I was letting it get down to the wire, but here's the next installment of the four-part preview of the films set to open in the first quarter of the year. This installment tells me that February holds a few potential diamonds in the rough, or at the very least a couple unregrettable Friday evenings out at the movies. And it all leads up to Fincher (!!) at the beginning of March.
Movie: Music and Lyrics (Marc Lawrence)
High-Concept Synopsis: Picture it: Hugh Grant plays Bill Nighy's character from Love, Actually, Drew Barrymore plays Drew Barrymore's character from The Wedding Singer, and they're both shoved into the worst Nick Hornby book never written about finding love in the unlikeliest of blah-blah-blah.
Who Will Be Seeing It: Washed-up musicians looking for love with their lyricists and/or plant-waterers. Lyricists and/or plant-waterers looking for love with washed-up musicians. Audiences who can't quite resist the cute overload of a Grant/Barrymore pairing.
Who Won’t Be Seeing It: Audiences whose teeth are set on edge at the thought of a Grant/Barrymore pairing. Audiences who think the whole premise seems rather sitcommy, an idea that isn't exactly refuted by the presence of co-stars Brad Garrett and Kristen Johnston. Anyone who somehow ascertains that this film is coming from the writer/director of Two Weeks Notice.
Why I'd See It: My dark shameful secret is that I really enjoy Hugh Grant and Drew Barrymore. I think they're essentially every bit as cute and lovable as the major studios seem to. And, God help me, I thought they looked a little cute in the trailer. On the other hand, I very well may have thought the same thing about Two Weeks Notice, and I can safely say I will never watch the entirety of that movie.
Movie: Breach (Billy Ray)
High-Concept Synopsis: Ryan Phillippe is an FBI agent tasked with surveillance on fellow agent Chris Cooper, who is suspected of being a traitorous double agent. Laura Linney and Dennis Hayesbert co-star.
Who Will Be Seeing It: Fans of well-cast spy thrillers. Filmgoers who liked what Billy Ray did in 2003 with Shattered Glass. The teeming throngs of single women (and, let's face it, men) eager to scope out the newly-single Phillippe.
Who Won’t Be Seeing It: Secret double agents who won't want their circle of friends to learn how to look for the signs. Pissy cineastes upset that Phillippe keeps glomming onto cool projects with extremely talented artists. The piles and piles of vanquished women left in Linney's wake after the Actress Tournament.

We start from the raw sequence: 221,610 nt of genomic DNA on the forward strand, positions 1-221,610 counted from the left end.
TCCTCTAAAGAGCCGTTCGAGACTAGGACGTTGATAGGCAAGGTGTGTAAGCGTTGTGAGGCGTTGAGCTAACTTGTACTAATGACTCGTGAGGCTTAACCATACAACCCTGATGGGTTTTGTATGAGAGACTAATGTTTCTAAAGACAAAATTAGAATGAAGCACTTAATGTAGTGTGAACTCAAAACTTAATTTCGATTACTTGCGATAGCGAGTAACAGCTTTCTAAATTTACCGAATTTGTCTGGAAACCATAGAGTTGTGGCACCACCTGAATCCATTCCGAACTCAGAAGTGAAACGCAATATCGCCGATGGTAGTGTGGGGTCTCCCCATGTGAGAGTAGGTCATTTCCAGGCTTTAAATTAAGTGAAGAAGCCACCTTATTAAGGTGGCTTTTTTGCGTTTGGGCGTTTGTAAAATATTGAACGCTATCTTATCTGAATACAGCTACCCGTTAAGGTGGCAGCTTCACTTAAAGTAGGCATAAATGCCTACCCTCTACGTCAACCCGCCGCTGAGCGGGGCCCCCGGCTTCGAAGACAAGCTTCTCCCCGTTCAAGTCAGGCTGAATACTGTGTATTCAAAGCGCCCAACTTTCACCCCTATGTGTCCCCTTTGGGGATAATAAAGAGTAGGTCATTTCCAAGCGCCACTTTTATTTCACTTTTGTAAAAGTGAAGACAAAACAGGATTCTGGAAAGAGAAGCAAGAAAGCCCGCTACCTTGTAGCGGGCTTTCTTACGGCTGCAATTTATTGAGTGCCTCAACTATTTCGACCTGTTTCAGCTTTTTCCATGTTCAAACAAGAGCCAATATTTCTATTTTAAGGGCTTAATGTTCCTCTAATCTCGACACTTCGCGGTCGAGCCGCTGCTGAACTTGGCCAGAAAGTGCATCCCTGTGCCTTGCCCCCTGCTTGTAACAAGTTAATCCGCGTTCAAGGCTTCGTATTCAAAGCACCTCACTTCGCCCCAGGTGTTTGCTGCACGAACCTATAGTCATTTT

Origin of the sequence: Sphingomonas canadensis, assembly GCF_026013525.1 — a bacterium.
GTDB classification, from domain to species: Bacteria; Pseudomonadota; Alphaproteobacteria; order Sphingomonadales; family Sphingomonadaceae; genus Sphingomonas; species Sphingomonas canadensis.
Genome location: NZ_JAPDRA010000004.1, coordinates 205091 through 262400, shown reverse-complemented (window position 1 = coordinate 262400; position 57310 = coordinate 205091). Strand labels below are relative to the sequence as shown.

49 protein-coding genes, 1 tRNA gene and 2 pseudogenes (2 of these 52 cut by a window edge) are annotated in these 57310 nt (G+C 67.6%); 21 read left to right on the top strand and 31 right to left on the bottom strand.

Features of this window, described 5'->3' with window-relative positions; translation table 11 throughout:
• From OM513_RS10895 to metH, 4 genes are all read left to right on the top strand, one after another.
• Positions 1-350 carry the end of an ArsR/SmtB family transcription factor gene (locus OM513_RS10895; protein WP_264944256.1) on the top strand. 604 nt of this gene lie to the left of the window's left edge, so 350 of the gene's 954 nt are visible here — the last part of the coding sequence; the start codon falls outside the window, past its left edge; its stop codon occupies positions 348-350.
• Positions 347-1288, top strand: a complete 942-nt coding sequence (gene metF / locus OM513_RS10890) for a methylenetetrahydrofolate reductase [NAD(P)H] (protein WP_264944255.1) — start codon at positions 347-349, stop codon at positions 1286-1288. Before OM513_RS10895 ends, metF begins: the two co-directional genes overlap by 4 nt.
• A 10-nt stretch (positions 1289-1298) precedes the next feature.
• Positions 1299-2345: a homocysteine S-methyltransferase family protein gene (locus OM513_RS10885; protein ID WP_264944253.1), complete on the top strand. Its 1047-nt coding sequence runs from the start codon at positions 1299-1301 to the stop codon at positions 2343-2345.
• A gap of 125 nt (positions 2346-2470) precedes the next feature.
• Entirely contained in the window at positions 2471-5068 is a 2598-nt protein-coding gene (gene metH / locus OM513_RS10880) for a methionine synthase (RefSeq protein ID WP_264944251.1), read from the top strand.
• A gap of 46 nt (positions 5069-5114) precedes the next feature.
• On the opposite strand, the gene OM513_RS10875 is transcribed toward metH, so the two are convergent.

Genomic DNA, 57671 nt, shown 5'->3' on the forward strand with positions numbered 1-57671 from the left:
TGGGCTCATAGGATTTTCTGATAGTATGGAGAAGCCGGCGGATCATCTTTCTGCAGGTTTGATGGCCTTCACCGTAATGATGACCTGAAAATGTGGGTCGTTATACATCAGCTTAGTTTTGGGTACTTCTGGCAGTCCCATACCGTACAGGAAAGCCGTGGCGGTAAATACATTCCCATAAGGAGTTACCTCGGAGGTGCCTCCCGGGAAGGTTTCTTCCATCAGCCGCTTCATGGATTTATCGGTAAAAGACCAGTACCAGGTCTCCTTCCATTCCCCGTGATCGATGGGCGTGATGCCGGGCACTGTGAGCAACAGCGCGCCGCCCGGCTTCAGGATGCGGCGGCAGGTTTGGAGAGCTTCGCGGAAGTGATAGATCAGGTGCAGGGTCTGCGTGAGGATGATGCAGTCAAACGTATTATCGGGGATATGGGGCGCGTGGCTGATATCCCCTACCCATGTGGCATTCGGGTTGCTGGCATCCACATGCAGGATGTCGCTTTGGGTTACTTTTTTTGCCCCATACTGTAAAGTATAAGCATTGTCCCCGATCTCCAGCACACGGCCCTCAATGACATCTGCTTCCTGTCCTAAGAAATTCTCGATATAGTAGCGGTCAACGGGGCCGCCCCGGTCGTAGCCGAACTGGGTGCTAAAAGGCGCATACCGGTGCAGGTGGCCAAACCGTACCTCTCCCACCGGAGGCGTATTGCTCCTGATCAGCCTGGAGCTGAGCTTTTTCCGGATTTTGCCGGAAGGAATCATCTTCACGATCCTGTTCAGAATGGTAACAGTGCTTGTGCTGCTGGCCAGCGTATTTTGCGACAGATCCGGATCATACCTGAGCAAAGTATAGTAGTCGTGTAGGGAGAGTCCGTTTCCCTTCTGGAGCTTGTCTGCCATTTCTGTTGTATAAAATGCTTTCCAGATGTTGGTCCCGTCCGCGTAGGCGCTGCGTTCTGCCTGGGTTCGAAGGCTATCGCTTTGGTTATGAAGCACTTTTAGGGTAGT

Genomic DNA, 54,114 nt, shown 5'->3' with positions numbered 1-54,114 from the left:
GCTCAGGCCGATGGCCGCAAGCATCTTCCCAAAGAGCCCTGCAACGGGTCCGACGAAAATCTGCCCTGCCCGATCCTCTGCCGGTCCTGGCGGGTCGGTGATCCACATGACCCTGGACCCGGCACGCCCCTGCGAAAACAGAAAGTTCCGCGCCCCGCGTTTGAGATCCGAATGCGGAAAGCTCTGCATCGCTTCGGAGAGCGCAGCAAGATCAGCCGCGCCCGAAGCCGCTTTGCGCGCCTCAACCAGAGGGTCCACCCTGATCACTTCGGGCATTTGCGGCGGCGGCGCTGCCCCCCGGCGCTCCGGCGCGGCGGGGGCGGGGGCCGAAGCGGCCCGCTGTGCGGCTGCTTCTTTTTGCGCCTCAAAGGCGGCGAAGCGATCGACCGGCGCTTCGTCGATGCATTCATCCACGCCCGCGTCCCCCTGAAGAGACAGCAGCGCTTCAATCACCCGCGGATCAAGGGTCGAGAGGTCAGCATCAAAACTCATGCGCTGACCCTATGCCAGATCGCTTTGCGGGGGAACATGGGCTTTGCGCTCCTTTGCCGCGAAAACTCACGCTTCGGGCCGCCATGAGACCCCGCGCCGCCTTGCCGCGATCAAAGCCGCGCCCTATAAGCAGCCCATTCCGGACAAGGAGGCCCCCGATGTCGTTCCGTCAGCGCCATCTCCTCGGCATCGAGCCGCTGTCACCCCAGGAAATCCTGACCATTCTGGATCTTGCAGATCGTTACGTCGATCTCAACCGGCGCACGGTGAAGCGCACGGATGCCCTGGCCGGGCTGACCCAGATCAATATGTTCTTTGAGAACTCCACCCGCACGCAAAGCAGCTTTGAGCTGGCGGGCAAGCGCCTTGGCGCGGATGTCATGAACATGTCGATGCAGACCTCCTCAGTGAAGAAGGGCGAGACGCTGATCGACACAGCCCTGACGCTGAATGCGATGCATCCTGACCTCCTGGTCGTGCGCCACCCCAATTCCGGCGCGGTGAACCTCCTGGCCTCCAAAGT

Why I'd See It: Cooper's great, Linney's...well, Linney, and I'm excited to see how Billy Ray can progress from the underrated Shattered Glass. Plus, a movie about a secret double agent Russian spy! How many movies are about that?
Movie: Bridge To Terabithia (Gabor Csupo)
High-Concept Synopsis: The beloved children's book about friendship and the power of imagination makes it to the big screen so it can make a whole new generation of children cry.
Who Will Be Seeing It: The same kids who saw Tuck Everlasting, Charlotte's Web, and other children's book-to-movie adaptations. The same kids who saw The Chronicles of Narnia, an audience Walden Media clearly wants to see return for another helping of CGI fantasy. Adults who read the book as children and forgot how unrelentingly sad it gets.
Who Won't Be Seeing It: Unimaginative children, too busy in their world of numbers and discipline to lose themselves in a film such as this. Child-hating adults who break out in hives just thinking about the noise and germs in the theatre with this crowd. People who have read the book but don't quite remember all the CGI woodsprites.
Why I'd See It: I don't know about this one. The original story was about creating a fantasy kingdom out of your own imagination, but the previews for this look like they're losing the kids among all the pricey CGI. As a child, only two books ever made me cry: this and Charlotte's Web. And I didn't see that movie either.
Movie: Ghost Rider (Mark Steven Johnson)
High-Concept Synopsis: He may have gotten too old to play Superman, but Nicolas Cage gets his big comic book movie, which sounds like a cross between Daredevil and Constantine. Top shelf stuff, to be sure. Eva Mendes plays the Mary Jane Watson. Sam Elliott plays the Kris-Kristofferson-in-Blade. And Peter Fonda plays the Peter-Stormare-in-Constantine.
Who Will Be Seeing It: Comic book completists, the staggeringly significant group of Nic Cage loyalists, and tattoo artists looking to find inspiration for their newest line of flaming skull ink.
Who Won’t Be Seeing It: People who have been burned by Cage before. People who have been burned by off-brand comic book movies before. People who see that a movie about a minion of Satan nabbed a PG-13 rating and concluded it couldn't possibly be worth it.
Why I'd See It: They may not be transcendant, but off-brand comic book movies are usually halfway decent, provided that they're not called Daredevil. Still, Nicolas Cage certainly ain't helping matters; his haircut even less so.
Movies: Starter For 10 (Tom Vaughn)
High-Concept Synopsis: James McAvoy plays a Brit starting out in a "posh" university in 1985. Dominic Cooper co-stars.
Who Will Be Seeing It: Audiences who saw The Last King of Scotland and recognize McAvoy as one of the fastest rising stars of his generation. Audiences who saw The History Boys and saw an obscene amount of magnetism out of Cooper. American audiences who are really curious as to what "posh" means.
Who Won’t Be Seeing It: Brit-phobes. Sexy-Brit-actor-phobes. Adults who still have not gotten over the trauma suffered at their own posh British universities.